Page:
London may think itself the culinary capital of England and for sheer volume and variety of restaurants it wins hands down.
But the Home Counties of Berkshire and Buckinghamshire have long been favoured by chefs such as Michel Roux and Heston Blumenthal looking to branch out into more idyllic landscapes.
The result is a rich vein of gastronomic gold just waiting to be mined by anyone willing to break away from the big city and stride out into the countryside.
Part of the renowned Macdonald Compleat Angler hotel, where the Queen once dined with the president of Hungary, the Indian restaurant is set in the chocolate box English town which is home to Olympic rower Steve Redgrave.
Go for an appetite-boosting stroll through the nearby Higginson Park and you will find his statute watching over the swans, geese, ducks and other wildlife floating by on the Thames.
The restaurant is set right on the riverside, offering spectacular views of the tranquil landscape through charming stained glass windows.
Turn your gaze away from the gently flowing waters and you will discover a richly decorated room with a menu that will awaken your tastebuds and fire up your palette.
Black tableware lent added drama to the delicate flavours of my tandoor cooked tiger prawns with saffron, yoghurt and spices.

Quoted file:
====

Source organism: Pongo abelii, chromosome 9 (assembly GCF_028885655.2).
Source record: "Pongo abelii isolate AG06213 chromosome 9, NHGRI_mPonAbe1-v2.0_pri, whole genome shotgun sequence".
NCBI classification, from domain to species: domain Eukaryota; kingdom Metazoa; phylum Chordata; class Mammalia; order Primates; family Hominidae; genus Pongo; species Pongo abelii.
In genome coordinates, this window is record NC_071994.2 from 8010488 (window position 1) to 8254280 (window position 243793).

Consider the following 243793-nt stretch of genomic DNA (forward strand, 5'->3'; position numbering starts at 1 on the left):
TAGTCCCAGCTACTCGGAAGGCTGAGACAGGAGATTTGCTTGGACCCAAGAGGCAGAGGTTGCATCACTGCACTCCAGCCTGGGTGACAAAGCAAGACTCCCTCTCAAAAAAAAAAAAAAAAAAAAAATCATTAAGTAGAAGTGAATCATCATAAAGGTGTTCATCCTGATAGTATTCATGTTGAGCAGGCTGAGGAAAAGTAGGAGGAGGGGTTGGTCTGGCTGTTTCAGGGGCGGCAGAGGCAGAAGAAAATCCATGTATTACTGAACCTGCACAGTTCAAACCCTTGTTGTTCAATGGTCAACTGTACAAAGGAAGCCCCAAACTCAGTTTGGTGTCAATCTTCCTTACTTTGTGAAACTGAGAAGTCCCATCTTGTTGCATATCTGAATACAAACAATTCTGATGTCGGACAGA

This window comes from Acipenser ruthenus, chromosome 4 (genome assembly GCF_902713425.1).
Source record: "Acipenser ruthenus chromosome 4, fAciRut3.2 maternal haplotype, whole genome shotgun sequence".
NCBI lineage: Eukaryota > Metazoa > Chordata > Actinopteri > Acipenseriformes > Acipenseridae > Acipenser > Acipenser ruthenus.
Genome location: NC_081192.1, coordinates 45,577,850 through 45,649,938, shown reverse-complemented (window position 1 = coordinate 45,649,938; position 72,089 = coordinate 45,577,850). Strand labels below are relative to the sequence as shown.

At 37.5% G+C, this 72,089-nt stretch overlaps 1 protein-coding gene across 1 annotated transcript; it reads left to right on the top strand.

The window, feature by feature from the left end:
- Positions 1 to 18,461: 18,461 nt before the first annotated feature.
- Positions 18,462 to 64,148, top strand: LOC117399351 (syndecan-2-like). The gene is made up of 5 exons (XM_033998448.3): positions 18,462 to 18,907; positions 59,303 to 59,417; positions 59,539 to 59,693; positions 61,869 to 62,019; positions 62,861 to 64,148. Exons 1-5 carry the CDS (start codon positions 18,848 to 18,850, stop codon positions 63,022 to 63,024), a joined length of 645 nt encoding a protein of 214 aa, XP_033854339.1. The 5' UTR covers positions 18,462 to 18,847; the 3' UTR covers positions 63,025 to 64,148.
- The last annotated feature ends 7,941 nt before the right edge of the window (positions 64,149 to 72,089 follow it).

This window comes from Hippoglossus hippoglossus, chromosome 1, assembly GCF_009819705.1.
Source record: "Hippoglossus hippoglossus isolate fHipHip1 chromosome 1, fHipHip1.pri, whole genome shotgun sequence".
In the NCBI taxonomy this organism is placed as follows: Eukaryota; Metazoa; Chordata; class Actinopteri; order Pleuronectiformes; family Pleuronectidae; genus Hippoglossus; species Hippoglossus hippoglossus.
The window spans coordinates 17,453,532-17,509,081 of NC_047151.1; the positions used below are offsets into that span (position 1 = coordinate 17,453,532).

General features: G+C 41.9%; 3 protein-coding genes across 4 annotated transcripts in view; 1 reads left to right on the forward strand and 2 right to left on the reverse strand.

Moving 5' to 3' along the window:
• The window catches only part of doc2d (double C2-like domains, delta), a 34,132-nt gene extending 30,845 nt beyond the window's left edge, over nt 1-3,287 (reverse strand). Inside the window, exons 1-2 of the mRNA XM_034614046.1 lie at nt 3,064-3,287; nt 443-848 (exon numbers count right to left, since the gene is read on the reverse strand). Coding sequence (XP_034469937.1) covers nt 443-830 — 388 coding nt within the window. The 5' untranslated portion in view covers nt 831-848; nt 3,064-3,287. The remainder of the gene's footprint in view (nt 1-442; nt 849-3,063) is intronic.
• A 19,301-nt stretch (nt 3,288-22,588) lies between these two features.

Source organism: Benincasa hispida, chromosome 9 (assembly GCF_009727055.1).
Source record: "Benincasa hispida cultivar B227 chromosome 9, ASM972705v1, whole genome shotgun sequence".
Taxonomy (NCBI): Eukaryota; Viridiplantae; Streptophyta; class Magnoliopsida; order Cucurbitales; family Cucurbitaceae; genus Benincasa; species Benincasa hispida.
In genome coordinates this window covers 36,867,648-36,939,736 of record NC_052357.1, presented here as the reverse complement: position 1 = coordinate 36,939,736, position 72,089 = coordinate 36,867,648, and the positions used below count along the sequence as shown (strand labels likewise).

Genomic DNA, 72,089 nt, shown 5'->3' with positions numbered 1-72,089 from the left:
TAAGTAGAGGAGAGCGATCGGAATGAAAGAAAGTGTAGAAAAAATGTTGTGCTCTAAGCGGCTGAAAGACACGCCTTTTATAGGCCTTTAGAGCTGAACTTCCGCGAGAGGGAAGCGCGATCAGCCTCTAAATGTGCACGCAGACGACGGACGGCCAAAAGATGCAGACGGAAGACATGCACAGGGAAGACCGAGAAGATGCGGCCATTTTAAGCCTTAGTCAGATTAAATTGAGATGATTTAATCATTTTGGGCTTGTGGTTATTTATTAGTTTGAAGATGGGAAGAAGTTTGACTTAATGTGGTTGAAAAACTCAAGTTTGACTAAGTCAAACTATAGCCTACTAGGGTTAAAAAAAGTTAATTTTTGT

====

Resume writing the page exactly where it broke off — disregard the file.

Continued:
My date’s soft shell crab sat prettily, if a like spider-like, on a bed of delectable calamari and passion fruit drizzle.
Indian mains are hard to present in an artistic way and my lamb chettinad looked a little lost on the plate but I soon discovered the flavours were capable of doing all the talking.
The tandoor grilled cutlets were marinated in 21 spices for 24 hours producing a complex but subtle flavour to the tender meat. Accompanied by polenta upma and a kachumbar salad, it was without a doubt one of the best lamb dishes I have ever eaten.
My companion’s murgh makhani with chicken tikka in a creamy tomato and fenugreek sauce was another hit with plenty of meat and a taste head and shoulders above that of most Indian restaurants.
And the extra touches are all there at Sindhu - complementary popadums with three equally moreish chutneys, compressed hand towels expanded in front of your eyes with water from a tiny teapot, a snowflake shaped sugar crystal on my Granny Smith sorbet and the surprise appearance of some Indian sweets.
There was a graceful ceremony to the entire meal, allowing us to sit back and let a sense of calm wash over us as we enjoyed the views.
I found the cool, calm waters of Marlow and exotic flavours of Atul Kochhar’s Sindhu an intoxicating combination.
Those who want to extend the relaxation can book a stay at the hotel and sample it’s own fine dining Riverside Restaurant, or perhaps pay a return visit to Sindhu.
£65pp for a seven course tasting menu
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